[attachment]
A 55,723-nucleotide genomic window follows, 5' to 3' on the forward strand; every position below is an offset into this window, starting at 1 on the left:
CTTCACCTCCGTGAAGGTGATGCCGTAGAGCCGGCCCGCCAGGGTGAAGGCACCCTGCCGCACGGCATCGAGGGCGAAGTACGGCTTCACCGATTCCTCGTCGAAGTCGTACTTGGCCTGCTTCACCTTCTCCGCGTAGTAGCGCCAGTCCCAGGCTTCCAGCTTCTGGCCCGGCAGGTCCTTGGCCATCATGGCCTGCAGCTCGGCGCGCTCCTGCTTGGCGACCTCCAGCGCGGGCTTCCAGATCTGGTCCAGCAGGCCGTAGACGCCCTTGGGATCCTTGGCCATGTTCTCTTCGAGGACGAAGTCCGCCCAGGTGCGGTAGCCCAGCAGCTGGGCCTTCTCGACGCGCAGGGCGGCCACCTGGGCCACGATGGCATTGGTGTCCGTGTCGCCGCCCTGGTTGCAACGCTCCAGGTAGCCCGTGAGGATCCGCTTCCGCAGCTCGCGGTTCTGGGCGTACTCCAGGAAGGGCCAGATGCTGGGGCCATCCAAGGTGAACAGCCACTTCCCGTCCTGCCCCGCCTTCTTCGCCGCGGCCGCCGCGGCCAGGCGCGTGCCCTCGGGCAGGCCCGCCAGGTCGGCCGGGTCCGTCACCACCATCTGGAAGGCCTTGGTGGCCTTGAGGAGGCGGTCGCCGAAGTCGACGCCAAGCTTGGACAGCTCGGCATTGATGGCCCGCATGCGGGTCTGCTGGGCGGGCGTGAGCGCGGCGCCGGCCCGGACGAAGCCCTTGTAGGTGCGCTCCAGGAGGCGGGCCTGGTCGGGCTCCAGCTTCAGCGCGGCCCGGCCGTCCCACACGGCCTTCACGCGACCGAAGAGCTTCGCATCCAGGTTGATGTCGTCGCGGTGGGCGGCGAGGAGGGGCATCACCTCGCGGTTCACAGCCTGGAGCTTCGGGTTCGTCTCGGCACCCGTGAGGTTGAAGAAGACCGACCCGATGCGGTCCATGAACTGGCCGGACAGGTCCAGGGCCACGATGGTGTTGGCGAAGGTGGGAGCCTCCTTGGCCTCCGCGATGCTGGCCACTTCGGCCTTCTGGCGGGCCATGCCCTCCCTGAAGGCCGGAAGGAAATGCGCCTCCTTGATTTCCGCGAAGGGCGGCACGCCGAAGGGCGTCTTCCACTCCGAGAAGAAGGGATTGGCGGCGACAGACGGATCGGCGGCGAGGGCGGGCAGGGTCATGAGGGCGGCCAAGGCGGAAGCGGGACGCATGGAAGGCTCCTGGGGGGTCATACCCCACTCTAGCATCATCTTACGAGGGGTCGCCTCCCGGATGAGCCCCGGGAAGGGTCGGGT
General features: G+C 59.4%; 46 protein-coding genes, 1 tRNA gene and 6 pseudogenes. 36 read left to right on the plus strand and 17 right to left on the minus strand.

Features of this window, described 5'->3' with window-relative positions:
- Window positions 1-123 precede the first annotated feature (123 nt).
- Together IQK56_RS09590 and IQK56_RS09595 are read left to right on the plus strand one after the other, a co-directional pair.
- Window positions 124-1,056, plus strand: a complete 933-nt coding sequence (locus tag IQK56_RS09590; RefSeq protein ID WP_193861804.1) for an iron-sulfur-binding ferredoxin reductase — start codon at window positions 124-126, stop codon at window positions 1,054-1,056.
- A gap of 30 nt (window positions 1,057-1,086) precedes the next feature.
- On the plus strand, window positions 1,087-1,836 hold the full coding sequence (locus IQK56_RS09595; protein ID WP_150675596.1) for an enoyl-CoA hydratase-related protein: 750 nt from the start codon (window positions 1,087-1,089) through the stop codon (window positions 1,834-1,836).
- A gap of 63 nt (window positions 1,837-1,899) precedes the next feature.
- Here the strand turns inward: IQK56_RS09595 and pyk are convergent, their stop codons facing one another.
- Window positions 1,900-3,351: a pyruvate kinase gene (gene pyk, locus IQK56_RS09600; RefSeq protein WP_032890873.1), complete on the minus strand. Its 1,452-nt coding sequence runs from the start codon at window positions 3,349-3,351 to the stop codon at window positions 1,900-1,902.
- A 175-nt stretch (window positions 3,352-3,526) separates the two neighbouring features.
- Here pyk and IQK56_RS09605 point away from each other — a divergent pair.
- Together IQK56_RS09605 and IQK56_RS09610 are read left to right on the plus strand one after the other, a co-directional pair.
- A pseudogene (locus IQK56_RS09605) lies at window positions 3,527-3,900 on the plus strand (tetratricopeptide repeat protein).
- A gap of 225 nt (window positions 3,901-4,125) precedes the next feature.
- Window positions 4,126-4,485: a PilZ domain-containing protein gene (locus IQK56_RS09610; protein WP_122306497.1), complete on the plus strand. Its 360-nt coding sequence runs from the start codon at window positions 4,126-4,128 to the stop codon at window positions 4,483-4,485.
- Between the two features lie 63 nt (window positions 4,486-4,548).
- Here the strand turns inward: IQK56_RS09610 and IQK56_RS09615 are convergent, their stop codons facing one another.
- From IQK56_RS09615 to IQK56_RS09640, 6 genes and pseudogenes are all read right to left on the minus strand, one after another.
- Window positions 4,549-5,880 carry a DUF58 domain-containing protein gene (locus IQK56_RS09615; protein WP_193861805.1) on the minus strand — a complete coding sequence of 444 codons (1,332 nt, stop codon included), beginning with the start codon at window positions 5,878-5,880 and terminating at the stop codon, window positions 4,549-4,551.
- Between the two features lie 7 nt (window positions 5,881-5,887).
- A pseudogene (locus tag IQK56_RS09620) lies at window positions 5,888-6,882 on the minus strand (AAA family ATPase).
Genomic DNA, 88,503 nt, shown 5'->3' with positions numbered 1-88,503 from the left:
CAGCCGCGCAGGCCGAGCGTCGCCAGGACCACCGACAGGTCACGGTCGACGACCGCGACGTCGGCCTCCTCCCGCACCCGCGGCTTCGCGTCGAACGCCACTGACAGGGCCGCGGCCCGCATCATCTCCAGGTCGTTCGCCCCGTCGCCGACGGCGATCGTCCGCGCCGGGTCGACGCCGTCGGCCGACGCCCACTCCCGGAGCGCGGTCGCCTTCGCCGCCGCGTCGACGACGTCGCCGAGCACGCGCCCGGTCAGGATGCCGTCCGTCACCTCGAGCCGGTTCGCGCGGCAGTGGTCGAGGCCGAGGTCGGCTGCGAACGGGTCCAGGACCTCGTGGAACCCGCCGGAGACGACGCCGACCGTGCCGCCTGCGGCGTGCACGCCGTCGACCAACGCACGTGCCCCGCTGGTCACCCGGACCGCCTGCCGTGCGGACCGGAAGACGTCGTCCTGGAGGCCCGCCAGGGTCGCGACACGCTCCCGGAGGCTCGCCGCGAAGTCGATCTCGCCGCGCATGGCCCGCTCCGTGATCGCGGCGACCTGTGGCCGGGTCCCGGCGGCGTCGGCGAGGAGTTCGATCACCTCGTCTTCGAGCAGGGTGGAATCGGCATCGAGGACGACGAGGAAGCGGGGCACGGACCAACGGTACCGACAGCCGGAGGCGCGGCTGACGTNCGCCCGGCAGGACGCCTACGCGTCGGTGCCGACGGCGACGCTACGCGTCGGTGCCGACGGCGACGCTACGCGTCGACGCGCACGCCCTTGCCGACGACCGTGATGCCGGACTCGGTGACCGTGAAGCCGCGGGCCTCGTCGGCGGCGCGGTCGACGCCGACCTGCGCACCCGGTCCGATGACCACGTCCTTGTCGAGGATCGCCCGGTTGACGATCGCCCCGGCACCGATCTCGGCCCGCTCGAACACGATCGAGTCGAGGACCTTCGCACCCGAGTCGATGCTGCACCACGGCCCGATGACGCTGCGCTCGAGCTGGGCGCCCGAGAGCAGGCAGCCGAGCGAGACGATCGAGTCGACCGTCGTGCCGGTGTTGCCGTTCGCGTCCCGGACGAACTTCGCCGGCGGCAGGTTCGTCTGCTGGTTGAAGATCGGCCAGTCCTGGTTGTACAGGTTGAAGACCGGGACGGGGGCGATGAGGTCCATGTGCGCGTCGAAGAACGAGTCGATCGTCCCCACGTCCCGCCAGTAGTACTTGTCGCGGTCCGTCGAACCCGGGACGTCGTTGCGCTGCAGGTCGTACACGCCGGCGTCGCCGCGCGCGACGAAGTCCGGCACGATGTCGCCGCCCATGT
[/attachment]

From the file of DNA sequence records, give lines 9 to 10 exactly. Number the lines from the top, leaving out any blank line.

- On the plus strand, window positions 1,087-1,836 hold the full coding sequence (locus IQK56_RS09595; protein ID WP_150675596.1) for an enoyl-CoA hydratase-related protein: 750 nt from the start codon (window positions 1,087-1,089) through the stop codon (window positions 1,834-1,836).
- A gap of 63 nt (window positions 1,837-1,899) precedes the next feature.